The Washington Post published an interview yesterday evening with General Manuel Ricardo Christopher Figuera, the former head of the Maduro regime’s political police: the Servicio Bolivariano de Inteligencia Nacional (National Bolivarian Intelligence Service, SEBIN). The interview marks the first time that Figuera has spoken to the media since he left the country in early May following the failed uprising of April 30.
In the explosive interview, Figuera spoke to The Washington Post on a number of topics, including the role that Tribunal Supremo de Justicia (Supreme Tribunal of Justice, TSJ) chief Maikel Moreno played in the April 30 uprising, as well as the activities of Colombian guerrillas and even Hezbollah in Venezuela.
According to Figuera, Moreno demanded $100 million dollars from a group of Venezuelan businessmen who were part of the failed plot to overthrow Maduro this past April 30. Under the agreement, Figuera claimed, Moreno would be allowed to remain in his position as the head of Venezuela’s apex court through the transitional period following Maduro’s removal from power.
Figuera also told the newspaper that during his time as the head of Venezuelan intelligence, he became aware that “illegal groups were operating in Venezuela with the protection of the government”, and that these groups included Colombia’s Ejercito de Liberacion Nacional (National Liberation Army, ELN) as well as Hezbollah. Echoing widespread media reports, Figuera said that the ELN is involved in illegal mining activities in Bolivar state, and that Hezbollah “had operations” in several areas in the country with the goal of financing its activities in the Middle East.
According to the same article, the plan to overthrow Maduro “was homegrown in Venezuela”, but U.S. authorities were aware of the plot.
Figuera Details Last Moments of Failed Uprising
Figuera also outlined to The Washington Post how the plot to overthrow Maduro seemingly collapsed in the days leading up to April 30.
According to Figuera, TSJ chief Moreno suggested in an April 23 meeting that he, not Juan Guaido, should become the country’s interim president following Maduro’s ouster.
Figuera also claimed that at a meeting on April 27 at the home of Minister of Defense Vladimir Padrino Lopez, he and Moreno “kept looking at each other nervously”. The article continues:
Figuera called Padrino the next day to reassure himself that the defense chief was still on board. But Padrino was watching “Avengers: Endgame,” Figuera said, and “didn’t want to talk”.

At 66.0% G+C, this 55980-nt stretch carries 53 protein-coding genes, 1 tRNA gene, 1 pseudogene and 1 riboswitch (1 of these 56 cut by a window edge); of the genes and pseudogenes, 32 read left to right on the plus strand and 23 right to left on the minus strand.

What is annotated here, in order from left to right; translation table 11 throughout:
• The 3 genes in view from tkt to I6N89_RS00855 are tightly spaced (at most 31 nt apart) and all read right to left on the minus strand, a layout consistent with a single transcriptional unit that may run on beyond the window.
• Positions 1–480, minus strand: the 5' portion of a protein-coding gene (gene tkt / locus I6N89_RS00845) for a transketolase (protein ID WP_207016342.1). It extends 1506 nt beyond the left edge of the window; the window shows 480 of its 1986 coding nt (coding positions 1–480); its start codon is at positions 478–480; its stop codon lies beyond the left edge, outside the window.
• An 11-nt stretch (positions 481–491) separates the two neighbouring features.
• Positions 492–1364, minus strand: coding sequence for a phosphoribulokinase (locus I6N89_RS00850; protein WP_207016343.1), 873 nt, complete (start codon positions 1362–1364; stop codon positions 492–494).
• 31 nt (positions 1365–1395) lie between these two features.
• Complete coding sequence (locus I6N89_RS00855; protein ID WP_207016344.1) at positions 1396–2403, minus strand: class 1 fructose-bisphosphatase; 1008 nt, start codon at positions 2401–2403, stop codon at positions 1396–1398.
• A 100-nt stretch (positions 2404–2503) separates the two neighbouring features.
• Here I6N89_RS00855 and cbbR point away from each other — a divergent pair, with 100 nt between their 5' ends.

On rumours that the uprising was supposed to take place on May 1 but was instead rushed forward to April 30, Figuera claimed responsibility for the move fearing “a bloodbath” on May 1. Figuera claims that Padrino Lopez asked him if he was “crazy” when he informed him of the new timetable, but that he decided to move ahead with the new plan nonetheless.
Simonovis Resurfaces in Washington, D.C.
Ivan Simonovis, Venezuela’s longest-held political prisoner, took to the spotlight again today in Washington, D.C., following his escape from Venezuela on May 16.
Simonovis announced his return to freedom with the following message:
In an interview published today by the Associated Press, Simonovis detailed his escape from Venezuela, which included a daring 75-foot rappel out of his home “in the dead of night”.
After escaping Caracas, Simonovis boarded a motorboat and headed “toward an island rendezvous with freedom”. The motor failed before Simonovis reached the island, but he was still able to make it out of Venezuela.
Simonovis told the Associated Press that his decision to escape came after the events of April 30, when he became aware of the possibility that he might be returned to prison from house arrest. He said:
The one thing I knew is that I was never going back to prison. So, I took the decision to leave my home and my homeland. The one thing I knew is that I was never going back to prison.
On his experiences with freedom after more than fifteen years in captivity, Simonovis said:
“When you’re a prisoner… you depend on someone else for everything — for eating, getting dressed, for medicine” he said. “I was paying for something the other day and I couldn’t understand the person who was talking to me, not because of the English but because I was so concentrated on what was happening.”
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